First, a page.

Intelligence: It's Not All In Your Head
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AI theorists stopped treating the human body as an overwhelming problem to be set aside and started treating it as an irrelevant matter to be ignored. Today the mainstream argues that there is no meaningful difference between the human brain, with its networks of neurons and axons--electrical and chemical on-off switches--and computers powered by 1s and 0s. And by the same analogy, computer scientists understand the human mind to be the equivalent of software running on the brain-computer.
Whatever differences exist between humans and machines, today's gurus of artificial intelligence argue it will vanish in the not-too-distant future. Human minds, their memories and personalities, will be downloadable to computers. Human brains, meanwhile, will become almost infinitely upgradable, by installing faster hardware and the equivalent of better apps. The blending of human and machine, which Google's Ray Kurzweil calls the Singularity, may be less than 30 years off, they theorize.
David Gelernter isn't buying it. The question of the body must be faced, and understood, he maintains. "As it now exists, the field of AI doesn't have anything that speaks to emotions and the physical body, so they just refuse to talk about it," he says. "But the question is so obvious, a child can understand it. I can run an app on any device, but can I run someone else's mind on your brain? Obviously not."
In Gelernter's opinion, we already have a most singular form of intelligence available for study--the one that produced Bach and Shakespeare, Jane Austen and Gandhi--and we scarcely understand its workings. We're blundering ahead in ignorance when we talk about replacing it.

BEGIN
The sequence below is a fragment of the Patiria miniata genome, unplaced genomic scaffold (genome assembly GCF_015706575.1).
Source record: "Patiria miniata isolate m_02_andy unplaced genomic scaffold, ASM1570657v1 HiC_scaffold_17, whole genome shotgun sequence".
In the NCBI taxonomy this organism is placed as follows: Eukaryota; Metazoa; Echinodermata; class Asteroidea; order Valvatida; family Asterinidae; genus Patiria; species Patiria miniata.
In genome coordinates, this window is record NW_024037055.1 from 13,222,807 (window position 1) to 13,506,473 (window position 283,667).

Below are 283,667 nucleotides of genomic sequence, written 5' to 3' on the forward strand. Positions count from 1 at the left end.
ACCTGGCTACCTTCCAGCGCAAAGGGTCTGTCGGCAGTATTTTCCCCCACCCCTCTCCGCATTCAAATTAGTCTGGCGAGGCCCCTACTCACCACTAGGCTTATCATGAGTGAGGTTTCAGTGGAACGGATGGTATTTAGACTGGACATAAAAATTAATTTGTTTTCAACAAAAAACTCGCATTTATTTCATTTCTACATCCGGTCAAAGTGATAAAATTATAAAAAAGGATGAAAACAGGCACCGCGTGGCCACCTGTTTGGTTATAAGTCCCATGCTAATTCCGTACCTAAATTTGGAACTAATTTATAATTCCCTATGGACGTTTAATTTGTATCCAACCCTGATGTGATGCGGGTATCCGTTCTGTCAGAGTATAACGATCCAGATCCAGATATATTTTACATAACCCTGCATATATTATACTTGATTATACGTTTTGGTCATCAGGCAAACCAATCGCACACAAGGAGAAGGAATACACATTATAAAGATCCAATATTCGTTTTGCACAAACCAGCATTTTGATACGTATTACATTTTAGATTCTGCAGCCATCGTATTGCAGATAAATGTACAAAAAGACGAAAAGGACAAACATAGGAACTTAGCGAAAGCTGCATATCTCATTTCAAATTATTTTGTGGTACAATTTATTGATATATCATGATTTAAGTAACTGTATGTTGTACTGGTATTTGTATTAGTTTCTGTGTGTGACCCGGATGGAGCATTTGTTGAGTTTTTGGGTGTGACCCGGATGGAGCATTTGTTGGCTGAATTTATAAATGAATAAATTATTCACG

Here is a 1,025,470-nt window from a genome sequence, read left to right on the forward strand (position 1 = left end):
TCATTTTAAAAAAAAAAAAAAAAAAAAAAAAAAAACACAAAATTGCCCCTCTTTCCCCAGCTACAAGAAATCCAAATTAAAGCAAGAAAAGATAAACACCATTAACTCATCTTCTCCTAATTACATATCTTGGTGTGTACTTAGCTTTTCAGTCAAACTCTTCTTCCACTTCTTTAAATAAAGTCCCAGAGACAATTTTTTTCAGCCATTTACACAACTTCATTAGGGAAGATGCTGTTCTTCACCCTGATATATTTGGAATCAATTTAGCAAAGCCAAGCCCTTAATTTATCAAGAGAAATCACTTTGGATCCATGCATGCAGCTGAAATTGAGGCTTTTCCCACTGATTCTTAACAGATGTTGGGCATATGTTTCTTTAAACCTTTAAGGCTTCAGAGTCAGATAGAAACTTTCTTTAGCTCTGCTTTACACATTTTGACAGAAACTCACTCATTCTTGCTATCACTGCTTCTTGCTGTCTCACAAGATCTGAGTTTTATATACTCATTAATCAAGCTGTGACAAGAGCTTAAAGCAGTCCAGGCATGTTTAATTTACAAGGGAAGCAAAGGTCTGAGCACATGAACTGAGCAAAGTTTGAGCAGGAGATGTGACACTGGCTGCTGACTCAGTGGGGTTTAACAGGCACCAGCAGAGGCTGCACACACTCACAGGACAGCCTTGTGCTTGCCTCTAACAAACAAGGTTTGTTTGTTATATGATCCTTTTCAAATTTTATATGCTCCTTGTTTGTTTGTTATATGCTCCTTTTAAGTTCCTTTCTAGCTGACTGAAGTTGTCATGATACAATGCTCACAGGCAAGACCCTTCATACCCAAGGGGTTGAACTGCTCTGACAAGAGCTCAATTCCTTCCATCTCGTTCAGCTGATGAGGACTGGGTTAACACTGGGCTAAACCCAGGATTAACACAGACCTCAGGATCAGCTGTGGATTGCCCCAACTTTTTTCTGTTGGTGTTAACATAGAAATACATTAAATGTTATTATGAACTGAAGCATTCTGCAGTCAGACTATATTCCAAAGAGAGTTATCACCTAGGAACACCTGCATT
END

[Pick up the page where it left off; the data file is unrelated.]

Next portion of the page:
As we become increasingly technologically savvy we seem to be more and more fascinated by what happens in people from the neck up.
Artificial intelligence is, after all, engaged in a headlong chase (sorry!) to replicate human cognitive operations in computer hardware-software systems. Computer scientists and neuroscientists eye one another's work for clues about ways to create machines that mimic the brain's operations. They create machine learning, reinforcement learning, and every other flavor of learning algorithms to defeat humans in chess, Go, poker, box stacking, welding, and burger flipping.
Just don't ask them to open a door they've never seen before. Or make a hot dog instead of a burger. Or to play Parcheesi for a change. Oh, they might be able to do so after tweaking the algorithm and creating a practice data set. But not nearly as quickly as your 10 year-old.
That's because the level of “intelligence” that came with your 10 year-old's body at birth far outstrips anything that we've seen in even the most sophisticated robots. No tabula rasa there. To understand the intelligence-enabling equipment that comes standard with each human infant means examining one of the most vexing philosophical puzzles that humans have grappled with for thousands of years: the mind-body problem.